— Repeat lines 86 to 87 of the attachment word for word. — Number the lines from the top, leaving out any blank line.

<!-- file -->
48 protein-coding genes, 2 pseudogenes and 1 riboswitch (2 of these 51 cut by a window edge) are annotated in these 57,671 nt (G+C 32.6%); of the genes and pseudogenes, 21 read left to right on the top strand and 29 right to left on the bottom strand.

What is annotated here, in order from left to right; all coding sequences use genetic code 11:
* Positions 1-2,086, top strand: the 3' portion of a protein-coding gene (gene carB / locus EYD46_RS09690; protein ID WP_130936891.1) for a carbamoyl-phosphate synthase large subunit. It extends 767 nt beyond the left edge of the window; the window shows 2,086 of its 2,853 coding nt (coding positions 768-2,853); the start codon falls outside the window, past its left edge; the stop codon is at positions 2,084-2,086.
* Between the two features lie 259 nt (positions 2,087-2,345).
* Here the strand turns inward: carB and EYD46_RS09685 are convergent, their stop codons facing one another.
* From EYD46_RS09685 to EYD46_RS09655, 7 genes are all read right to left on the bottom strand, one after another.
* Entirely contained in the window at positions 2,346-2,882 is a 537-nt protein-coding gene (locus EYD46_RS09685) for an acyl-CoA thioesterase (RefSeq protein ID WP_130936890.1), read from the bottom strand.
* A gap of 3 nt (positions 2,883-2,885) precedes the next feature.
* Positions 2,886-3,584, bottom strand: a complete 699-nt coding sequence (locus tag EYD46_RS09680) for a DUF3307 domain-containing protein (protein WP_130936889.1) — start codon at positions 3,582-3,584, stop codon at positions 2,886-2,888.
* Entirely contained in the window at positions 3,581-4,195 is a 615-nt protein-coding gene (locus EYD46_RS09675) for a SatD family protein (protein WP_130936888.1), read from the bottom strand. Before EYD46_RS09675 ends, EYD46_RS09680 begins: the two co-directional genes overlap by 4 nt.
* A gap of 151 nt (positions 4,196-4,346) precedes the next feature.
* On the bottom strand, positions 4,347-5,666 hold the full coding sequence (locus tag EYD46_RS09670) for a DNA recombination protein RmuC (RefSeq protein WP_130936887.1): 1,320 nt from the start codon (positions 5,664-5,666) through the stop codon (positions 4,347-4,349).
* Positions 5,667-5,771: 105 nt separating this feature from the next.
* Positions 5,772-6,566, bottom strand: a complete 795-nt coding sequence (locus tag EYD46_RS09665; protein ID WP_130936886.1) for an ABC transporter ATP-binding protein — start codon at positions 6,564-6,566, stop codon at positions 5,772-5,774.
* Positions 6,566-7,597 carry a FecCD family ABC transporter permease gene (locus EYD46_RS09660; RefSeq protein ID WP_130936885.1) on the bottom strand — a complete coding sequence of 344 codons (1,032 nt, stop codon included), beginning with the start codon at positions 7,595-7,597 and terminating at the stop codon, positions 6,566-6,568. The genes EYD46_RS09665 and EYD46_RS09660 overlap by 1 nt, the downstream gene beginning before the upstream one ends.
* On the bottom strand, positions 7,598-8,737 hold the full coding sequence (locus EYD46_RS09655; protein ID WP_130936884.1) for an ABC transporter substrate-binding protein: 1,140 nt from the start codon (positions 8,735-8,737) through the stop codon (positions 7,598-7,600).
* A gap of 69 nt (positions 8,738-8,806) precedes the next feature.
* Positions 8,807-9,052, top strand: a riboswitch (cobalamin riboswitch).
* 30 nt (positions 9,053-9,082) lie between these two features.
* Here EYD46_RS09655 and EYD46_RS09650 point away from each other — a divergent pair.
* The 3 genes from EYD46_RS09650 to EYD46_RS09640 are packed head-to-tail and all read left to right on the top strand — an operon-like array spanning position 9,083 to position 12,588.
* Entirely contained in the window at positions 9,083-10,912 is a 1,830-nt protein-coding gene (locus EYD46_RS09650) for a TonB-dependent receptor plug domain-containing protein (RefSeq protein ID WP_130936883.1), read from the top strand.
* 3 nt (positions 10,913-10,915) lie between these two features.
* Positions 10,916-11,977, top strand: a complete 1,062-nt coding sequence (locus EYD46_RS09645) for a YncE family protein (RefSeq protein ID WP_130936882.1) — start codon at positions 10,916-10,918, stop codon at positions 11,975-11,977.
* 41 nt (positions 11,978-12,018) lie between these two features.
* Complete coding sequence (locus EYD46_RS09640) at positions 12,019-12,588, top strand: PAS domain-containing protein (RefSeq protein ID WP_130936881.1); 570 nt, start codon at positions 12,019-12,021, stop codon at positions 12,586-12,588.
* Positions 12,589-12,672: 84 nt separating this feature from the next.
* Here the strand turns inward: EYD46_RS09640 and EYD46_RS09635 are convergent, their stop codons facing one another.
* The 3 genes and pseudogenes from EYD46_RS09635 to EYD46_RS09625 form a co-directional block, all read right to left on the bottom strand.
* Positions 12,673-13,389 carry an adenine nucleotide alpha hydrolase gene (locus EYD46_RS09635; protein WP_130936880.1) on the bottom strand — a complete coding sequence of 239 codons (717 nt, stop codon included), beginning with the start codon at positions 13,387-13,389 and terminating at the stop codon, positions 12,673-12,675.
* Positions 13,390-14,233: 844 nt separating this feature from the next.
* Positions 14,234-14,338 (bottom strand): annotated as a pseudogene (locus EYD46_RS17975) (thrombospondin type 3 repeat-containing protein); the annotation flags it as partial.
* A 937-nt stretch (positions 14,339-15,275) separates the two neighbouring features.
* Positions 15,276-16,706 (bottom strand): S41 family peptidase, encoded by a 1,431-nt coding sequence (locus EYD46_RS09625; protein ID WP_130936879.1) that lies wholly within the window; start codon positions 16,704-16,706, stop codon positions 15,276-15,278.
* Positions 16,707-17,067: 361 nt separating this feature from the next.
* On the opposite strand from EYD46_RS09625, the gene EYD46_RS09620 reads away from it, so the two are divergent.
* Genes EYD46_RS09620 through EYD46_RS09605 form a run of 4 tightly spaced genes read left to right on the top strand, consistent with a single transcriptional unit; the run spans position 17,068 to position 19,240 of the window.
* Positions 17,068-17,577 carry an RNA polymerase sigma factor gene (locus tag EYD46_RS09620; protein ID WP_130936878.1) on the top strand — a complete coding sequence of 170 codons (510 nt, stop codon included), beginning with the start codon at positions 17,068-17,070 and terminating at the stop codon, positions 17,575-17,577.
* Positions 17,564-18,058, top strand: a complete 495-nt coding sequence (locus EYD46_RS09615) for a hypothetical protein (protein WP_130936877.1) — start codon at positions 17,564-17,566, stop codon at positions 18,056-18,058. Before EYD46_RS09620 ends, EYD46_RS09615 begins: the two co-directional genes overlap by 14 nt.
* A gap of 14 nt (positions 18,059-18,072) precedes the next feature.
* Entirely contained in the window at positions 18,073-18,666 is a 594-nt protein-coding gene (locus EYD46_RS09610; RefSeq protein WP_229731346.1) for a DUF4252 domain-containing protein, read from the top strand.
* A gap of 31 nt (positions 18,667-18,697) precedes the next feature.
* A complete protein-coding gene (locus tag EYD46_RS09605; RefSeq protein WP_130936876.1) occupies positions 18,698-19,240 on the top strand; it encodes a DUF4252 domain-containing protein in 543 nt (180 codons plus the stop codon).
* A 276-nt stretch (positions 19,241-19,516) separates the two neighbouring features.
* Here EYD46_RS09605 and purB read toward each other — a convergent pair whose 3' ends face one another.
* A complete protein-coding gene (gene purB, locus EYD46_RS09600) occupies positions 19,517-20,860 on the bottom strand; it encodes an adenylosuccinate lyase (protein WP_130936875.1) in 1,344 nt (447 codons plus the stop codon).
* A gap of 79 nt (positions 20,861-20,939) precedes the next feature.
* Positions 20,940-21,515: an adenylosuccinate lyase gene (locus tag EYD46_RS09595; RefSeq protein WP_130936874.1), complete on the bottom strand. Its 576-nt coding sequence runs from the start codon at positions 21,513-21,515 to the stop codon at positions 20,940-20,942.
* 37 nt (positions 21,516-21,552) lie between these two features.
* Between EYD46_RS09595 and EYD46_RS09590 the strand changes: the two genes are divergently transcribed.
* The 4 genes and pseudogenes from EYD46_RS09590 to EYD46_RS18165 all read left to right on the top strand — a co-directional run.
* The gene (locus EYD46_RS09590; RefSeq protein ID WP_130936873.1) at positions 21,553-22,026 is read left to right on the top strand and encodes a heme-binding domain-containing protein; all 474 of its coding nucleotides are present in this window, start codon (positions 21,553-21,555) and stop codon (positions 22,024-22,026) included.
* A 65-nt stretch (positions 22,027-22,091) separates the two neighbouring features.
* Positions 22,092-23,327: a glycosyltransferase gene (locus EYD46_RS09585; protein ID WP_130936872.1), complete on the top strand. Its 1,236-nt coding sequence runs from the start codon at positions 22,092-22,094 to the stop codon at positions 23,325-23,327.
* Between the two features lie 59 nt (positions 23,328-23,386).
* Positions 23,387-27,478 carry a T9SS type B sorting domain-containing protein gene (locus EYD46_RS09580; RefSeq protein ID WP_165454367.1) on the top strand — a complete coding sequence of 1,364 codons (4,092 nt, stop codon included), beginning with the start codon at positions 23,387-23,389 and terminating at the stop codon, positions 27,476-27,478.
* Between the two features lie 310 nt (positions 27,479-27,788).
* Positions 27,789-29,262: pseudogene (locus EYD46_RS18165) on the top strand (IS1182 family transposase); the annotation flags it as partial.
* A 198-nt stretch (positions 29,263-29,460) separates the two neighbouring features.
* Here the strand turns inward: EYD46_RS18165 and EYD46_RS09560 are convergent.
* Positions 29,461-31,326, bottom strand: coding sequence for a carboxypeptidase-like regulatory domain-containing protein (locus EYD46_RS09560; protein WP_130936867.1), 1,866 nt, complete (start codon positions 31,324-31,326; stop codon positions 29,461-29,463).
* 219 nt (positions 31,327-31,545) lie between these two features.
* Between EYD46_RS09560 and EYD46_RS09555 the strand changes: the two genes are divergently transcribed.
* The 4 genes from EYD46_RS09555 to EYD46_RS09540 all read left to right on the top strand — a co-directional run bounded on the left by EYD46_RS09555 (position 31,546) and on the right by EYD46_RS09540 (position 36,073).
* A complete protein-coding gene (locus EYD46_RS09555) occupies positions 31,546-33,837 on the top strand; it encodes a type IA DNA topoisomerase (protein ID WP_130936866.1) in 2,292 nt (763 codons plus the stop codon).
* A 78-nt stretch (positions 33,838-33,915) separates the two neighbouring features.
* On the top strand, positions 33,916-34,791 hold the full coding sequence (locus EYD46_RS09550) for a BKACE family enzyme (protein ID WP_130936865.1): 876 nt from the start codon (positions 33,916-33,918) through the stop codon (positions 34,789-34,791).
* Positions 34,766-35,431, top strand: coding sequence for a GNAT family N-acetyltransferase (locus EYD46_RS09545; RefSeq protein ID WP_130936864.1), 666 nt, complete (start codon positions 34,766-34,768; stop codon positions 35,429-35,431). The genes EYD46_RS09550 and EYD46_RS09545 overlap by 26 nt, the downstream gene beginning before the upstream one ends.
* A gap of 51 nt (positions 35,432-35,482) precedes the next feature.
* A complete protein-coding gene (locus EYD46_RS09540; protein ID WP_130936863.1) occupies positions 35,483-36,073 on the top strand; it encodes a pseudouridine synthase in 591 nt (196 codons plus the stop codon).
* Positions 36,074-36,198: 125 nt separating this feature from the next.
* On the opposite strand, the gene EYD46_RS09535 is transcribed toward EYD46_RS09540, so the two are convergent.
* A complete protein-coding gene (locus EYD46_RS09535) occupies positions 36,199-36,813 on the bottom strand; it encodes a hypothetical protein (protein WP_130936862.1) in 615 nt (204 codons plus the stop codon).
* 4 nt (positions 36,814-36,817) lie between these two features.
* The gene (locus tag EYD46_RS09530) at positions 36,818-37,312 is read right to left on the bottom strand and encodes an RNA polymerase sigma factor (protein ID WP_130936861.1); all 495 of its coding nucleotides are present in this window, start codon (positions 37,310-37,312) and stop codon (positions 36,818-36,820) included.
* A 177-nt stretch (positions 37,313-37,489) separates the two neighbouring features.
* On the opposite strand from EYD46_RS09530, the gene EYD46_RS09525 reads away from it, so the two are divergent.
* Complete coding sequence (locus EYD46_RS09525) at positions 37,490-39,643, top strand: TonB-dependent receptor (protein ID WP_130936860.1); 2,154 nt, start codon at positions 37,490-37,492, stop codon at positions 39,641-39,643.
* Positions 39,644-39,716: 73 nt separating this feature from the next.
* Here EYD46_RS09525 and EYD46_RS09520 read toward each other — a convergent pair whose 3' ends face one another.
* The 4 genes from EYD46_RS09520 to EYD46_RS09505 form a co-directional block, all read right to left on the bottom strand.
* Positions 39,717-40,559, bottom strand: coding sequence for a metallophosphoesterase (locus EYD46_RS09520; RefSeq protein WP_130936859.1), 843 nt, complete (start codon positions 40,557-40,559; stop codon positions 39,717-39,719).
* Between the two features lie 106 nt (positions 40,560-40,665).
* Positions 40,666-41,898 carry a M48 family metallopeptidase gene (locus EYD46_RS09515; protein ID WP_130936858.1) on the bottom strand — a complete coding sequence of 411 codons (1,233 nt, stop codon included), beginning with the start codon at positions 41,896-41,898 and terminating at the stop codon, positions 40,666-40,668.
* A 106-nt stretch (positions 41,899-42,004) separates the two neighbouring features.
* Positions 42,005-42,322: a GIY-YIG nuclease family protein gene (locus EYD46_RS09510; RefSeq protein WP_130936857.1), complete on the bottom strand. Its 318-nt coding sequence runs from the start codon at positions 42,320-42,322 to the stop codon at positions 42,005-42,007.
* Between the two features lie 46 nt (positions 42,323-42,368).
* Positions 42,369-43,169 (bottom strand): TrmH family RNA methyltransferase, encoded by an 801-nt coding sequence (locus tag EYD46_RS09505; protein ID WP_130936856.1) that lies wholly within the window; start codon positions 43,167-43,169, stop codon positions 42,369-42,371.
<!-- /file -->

* Positions 42,005-42,322: a GIY-YIG nuclease family protein gene (locus EYD46_RS09510; RefSeq protein WP_130936857.1), complete on the bottom strand. Its 318-nt coding sequence runs from the start codon at positions 42,320-42,322 to the stop codon at positions 42,005-42,007.
* Between the two features lie 46 nt (positions 42,323-42,368).